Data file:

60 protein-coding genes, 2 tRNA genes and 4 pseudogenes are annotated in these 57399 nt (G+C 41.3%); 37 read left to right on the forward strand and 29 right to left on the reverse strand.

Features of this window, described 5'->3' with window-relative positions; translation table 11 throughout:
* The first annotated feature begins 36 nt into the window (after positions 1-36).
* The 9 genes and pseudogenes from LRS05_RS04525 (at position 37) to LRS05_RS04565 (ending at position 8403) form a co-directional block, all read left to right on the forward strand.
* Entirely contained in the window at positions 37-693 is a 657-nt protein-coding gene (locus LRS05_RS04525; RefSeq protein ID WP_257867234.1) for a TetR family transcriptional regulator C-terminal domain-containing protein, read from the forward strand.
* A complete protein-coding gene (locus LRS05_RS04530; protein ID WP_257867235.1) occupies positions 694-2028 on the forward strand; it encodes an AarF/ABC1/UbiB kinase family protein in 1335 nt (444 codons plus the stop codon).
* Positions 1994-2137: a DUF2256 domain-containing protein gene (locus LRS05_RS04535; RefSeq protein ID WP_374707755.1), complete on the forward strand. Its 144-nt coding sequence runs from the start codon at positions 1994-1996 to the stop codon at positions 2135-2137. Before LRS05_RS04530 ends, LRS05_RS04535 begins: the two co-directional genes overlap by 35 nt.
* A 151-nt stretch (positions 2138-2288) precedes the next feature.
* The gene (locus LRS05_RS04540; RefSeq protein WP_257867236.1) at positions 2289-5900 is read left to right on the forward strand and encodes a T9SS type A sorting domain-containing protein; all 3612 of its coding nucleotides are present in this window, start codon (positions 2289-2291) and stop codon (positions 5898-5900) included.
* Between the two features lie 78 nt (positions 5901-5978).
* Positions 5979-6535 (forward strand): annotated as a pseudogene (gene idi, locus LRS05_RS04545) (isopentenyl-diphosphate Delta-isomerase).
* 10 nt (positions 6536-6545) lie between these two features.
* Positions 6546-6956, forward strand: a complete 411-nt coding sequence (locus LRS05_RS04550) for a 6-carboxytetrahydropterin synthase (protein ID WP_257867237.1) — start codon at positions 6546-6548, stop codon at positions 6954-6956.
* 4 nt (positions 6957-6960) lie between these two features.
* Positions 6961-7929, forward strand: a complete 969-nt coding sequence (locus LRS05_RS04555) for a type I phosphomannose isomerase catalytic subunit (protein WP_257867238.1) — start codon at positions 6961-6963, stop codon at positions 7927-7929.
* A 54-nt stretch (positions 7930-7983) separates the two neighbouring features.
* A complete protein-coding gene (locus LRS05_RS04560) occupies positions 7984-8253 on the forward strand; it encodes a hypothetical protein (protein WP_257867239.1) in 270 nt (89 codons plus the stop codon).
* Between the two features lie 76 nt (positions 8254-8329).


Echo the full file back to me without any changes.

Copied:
60 protein-coding genes, 2 tRNA genes and 4 pseudogenes are annotated in these 57399 nt (G+C 41.3%); 37 read left to right on the forward strand and 29 right to left on the reverse strand.

Features of this window, described 5'->3' with window-relative positions; translation table 11 throughout:
* The first annotated feature begins 36 nt into the window (after positions 1-36).
* The 9 genes and pseudogenes from LRS05_RS04525 (at position 37) to LRS05_RS04565 (ending at position 8403) form a co-directional block, all read left to right on the forward strand.
* Entirely contained in the window at positions 37-693 is a 657-nt protein-coding gene (locus LRS05_RS04525; RefSeq protein ID WP_257867234.1) for a TetR family transcriptional regulator C-terminal domain-containing protein, read from the forward strand.
* A complete protein-coding gene (locus LRS05_RS04530; protein ID WP_257867235.1) occupies positions 694-2028 on the forward strand; it encodes an AarF/ABC1/UbiB kinase family protein in 1335 nt (444 codons plus the stop codon).
* Positions 1994-2137: a DUF2256 domain-containing protein gene (locus LRS05_RS04535; RefSeq protein ID WP_374707755.1), complete on the forward strand. Its 144-nt coding sequence runs from the start codon at positions 1994-1996 to the stop codon at positions 2135-2137. Before LRS05_RS04530 ends, LRS05_RS04535 begins: the two co-directional genes overlap by 35 nt.
* A 151-nt stretch (positions 2138-2288) precedes the next feature.
* The gene (locus LRS05_RS04540; RefSeq protein WP_257867236.1) at positions 2289-5900 is read left to right on the forward strand and encodes a T9SS type A sorting domain-containing protein; all 3612 of its coding nucleotides are present in this window, start codon (positions 2289-2291) and stop codon (positions 5898-5900) included.
* Between the two features lie 78 nt (positions 5901-5978).
* Positions 5979-6535 (forward strand): annotated as a pseudogene (gene idi, locus LRS05_RS04545) (isopentenyl-diphosphate Delta-isomerase).
* 10 nt (positions 6536-6545) lie between these two features.
* Positions 6546-6956, forward strand: a complete 411-nt coding sequence (locus LRS05_RS04550) for a 6-carboxytetrahydropterin synthase (protein ID WP_257867237.1) — start codon at positions 6546-6548, stop codon at positions 6954-6956.
* 4 nt (positions 6957-6960) lie between these two features.
* Positions 6961-7929, forward strand: a complete 969-nt coding sequence (locus LRS05_RS04555) for a type I phosphomannose isomerase catalytic subunit (protein WP_257867238.1) — start codon at positions 6961-6963, stop codon at positions 7927-7929.
* A 54-nt stretch (positions 7930-7983) separates the two neighbouring features.
* A complete protein-coding gene (locus LRS05_RS04560) occupies positions 7984-8253 on the forward strand; it encodes a hypothetical protein (protein WP_257867239.1) in 270 nt (89 codons plus the stop codon).
* Between the two features lie 76 nt (positions 8254-8329).